Samuel Johnson Quotes

Ah! Sir, a boy's being flogged is not so severe as a man's having the hiss of the world against him.
Samuel Johnson (1709-1784), British author, lexicographer. Quoted in James Boswell, Life of Samuel Johnson, July 21, 1763 (1791).
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Virtue is too often merely local.
Samuel Johnson (1709-1784), British author, lexicographer. repr. in Works of Samuel Johnson, vol. 2, eds. W.J. Bate, John M. Bullitt and L.F. Powell (1963). The Idler, no. 53, Universal Chronicle (London, April 21, 1759).
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Here falling houses thunder on your head, And here a female atheist talks you dead.
Samuel Johnson (1709-1784), British author, lexicographer. London.
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Our tastes greatly alter. The lad does not care for the child's rattle, and the old man does not care for the young man's whore.
Samuel Johnson (1709-1784), British author, lexicographer. Quoted in James Boswell, Life of Samuel Johnson, spring 1776 (1791).
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Nothing is more hopeless than a scheme of merriment.
Samuel Johnson (1709-1784), British author, lexicographer. repr. in Works of Samuel Johnson, Yale Edition, vol. 2, eds. W.J. Bate, John M. Bullitt and L.F. Powell (1963). The Idler, no. 58, first published in Universal Chronicle (London, May 26, 1759).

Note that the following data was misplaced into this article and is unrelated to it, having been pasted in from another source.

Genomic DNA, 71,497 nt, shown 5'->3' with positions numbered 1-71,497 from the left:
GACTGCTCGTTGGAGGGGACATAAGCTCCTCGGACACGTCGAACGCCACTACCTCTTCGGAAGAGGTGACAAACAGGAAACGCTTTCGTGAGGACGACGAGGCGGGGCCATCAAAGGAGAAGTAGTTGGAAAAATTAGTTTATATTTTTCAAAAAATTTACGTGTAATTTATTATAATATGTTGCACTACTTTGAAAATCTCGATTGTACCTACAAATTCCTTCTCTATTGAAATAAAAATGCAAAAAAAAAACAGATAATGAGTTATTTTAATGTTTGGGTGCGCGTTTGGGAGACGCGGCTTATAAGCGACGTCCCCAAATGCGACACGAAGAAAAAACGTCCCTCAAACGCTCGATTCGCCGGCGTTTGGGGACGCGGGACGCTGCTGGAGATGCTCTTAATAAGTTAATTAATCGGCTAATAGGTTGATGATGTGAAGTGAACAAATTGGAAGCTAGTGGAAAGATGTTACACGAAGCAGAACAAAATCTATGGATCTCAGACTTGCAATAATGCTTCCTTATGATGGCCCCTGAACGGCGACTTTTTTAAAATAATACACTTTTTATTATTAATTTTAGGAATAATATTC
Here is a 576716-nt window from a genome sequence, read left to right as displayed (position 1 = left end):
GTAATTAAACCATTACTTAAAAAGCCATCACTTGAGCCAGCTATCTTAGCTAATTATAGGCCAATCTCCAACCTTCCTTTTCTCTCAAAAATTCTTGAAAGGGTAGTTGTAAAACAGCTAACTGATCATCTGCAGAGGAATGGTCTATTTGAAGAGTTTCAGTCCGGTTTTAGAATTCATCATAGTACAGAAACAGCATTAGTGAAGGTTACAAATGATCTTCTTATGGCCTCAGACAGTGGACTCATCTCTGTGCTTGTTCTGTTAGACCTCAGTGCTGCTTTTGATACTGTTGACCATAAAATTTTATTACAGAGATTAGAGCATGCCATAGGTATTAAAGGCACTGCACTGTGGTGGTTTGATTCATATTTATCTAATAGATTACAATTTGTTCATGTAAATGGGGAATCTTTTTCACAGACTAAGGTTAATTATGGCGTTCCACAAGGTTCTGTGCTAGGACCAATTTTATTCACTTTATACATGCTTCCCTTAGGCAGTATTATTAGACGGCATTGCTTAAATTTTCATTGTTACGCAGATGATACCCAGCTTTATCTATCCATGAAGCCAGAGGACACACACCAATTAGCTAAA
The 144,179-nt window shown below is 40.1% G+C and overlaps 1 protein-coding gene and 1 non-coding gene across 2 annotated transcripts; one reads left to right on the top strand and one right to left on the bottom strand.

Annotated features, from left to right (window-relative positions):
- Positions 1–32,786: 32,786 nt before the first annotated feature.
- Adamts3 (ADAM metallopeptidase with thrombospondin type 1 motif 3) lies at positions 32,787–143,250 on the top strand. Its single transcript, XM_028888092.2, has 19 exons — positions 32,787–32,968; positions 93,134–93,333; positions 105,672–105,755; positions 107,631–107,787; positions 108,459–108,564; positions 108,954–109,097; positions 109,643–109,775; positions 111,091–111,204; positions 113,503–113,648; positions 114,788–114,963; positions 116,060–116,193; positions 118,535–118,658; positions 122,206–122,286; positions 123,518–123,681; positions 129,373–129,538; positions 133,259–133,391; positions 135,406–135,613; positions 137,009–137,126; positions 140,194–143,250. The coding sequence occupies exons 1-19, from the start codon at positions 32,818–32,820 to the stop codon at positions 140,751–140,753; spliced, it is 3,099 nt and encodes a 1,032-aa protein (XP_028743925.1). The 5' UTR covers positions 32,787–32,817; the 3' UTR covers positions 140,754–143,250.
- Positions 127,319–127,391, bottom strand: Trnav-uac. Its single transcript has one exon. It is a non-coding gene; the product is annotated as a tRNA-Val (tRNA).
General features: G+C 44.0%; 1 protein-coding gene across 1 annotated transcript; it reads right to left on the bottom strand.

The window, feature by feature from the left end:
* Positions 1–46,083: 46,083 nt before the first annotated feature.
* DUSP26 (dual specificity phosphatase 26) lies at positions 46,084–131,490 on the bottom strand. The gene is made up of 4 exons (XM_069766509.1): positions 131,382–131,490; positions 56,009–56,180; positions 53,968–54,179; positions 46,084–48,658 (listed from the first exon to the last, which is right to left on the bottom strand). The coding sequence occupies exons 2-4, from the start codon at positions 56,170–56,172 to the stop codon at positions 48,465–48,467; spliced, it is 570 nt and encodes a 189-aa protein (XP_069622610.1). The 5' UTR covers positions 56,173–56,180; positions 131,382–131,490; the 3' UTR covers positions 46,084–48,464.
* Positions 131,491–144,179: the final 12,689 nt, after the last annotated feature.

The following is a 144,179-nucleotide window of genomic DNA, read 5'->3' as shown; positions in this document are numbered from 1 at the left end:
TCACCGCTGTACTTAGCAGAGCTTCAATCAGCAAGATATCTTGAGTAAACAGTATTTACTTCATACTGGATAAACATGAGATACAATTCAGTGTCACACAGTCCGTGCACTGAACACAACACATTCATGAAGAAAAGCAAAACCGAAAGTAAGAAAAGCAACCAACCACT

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Prepare for death, if here at night you roam, And sign your will before you sup from home.
Samuel Johnson (1709-1784), British author, lexicographer. "London."
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There may be other reasons for a man's not speaking in publick than want of resolution: he may have nothing to say.
Samuel Johnson (1709-1784), British author, lexicographer. Quoted in James Boswell, Life of Samuel Johnson, April 5, 1775 (1791).
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Criticism is a study by which men grow important and formidable at very small expense. The power of invention has been conferred by nature upon few, and the labour of learning those sciences which may, by mere labour, be obtained, is too great to be willingly endured; but every man can exert some judgment as he has upon the works of others; and he whom nature has made weak, and idleness keeps ignorant, may yet support his vanity by the name of critic.
Samuel Johnson (1709-1784), British author, lexicographer. repr. in Works of Samuel Johnson, Yale Edition, vol. 2, eds. W.J. Bate, John M. Bullitt, and L.F. Powell (1963). "The Idler," no. 60, Universal Chronicle (London, June 9, 1759).
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Cruel with guilt, and daring with despair, The midnight murderer bursts the faithless bar; Invades the sacred hour of silent rest And leaves, unseen, a dagger in your breast.
Samuel Johnson (1709-1784), British author, lexicographer. London.
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Why, Sir, most schemes of political improvement are very laughable things.
Samuel Johnson (1709-1784), British author, lexicographer. quoted in James Boswell, Life of Samuel Johnson, Oct. 26, 1769 (1791).
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